In a similar way, what would your life be like if you had not been a person of prayer? Perhaps we don’t have a devotion to prayer because we don’t ever see what our lives would have been like without it. Perhaps we assume that the good things in life “just happened,” and that prayer had little to no effect. But in reality, our lives could have been vastly different, in a bad way, had we not been people of prayer. Here’s a question: what has the Lord kept you from because of your prayers and the prayers of others on your behalf? What disasters have been averted? What heartaches have been avoided? What temptations never came our way? What might your life have become without prayer? Another way to ask the question is this: what would your life have become without the direct intervention of God in it? I shudder to think of the answer.

We’ll never know for sure what might have been, but if we could know, we might be astonished, and it might cause us to put much more emphasis on prayer. Though we are unable to see these things, realize this: God does see and know not only what would have been, but also what is, and what will be. And with His perfect knowledge God is telling us, “Be devoted to prayer!” God knows that prayer matters! Prayer impacts our lives in profound ways, whether we can fully see and understand it or not. Prayer changes things because it invites the Almighty to shape and direct our lives for our good. Let us thank the Lord for keeping us from what might have been, and let us renew our dedication to being people of prayer.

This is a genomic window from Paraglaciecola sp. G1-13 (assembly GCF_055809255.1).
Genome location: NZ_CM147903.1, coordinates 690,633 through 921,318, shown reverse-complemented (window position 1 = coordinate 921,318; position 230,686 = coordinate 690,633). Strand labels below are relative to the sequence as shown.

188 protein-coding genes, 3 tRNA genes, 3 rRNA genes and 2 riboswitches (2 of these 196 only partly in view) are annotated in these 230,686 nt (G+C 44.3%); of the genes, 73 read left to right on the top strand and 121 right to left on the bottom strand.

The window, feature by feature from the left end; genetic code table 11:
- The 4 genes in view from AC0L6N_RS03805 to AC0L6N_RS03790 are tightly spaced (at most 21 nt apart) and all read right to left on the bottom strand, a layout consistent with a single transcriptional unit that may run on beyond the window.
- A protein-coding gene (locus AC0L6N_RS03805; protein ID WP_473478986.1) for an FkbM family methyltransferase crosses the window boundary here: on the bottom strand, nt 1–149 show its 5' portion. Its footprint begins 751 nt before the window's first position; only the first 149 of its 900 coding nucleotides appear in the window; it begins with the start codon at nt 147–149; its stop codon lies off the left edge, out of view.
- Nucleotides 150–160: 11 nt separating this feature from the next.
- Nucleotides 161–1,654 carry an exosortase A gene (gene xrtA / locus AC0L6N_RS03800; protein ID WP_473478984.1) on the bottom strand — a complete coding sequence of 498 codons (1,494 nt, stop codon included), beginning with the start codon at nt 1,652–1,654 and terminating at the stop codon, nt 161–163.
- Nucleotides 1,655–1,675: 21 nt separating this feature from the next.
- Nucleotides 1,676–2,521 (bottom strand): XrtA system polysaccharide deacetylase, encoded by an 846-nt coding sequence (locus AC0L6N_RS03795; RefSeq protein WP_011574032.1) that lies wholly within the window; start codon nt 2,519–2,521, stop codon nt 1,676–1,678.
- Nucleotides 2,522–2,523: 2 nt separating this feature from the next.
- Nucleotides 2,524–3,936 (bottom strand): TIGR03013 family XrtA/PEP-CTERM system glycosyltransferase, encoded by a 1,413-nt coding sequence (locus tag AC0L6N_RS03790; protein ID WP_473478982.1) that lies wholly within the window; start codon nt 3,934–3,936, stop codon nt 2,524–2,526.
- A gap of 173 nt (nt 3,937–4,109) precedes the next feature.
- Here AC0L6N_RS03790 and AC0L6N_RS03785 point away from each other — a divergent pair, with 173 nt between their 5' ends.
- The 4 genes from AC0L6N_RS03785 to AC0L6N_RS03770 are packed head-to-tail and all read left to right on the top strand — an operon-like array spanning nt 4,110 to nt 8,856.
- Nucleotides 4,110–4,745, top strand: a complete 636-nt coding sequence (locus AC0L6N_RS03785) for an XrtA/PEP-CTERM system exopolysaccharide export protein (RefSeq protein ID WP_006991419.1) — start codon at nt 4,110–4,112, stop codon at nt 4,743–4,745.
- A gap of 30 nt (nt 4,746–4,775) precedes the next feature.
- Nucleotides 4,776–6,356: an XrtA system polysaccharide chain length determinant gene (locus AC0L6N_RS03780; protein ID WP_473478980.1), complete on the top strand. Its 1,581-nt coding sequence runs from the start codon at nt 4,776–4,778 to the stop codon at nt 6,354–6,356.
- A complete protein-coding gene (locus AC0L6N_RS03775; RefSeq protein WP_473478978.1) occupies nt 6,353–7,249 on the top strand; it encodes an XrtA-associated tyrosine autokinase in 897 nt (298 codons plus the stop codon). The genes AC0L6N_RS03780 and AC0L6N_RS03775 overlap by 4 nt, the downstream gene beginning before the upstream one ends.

—Scott Colvin

The Need for Biblical Preaching

May 12, 2023

“I solemnly charge you in the presence of God and of Christ Jesus, who is to judge the living and the dead, and by His appearing and His kingdom: preach the word; be ready in season and out of season; reprove, rebuke, exhort, with great patience and instruction.” (2 Timothy 4:1-2 NASB95)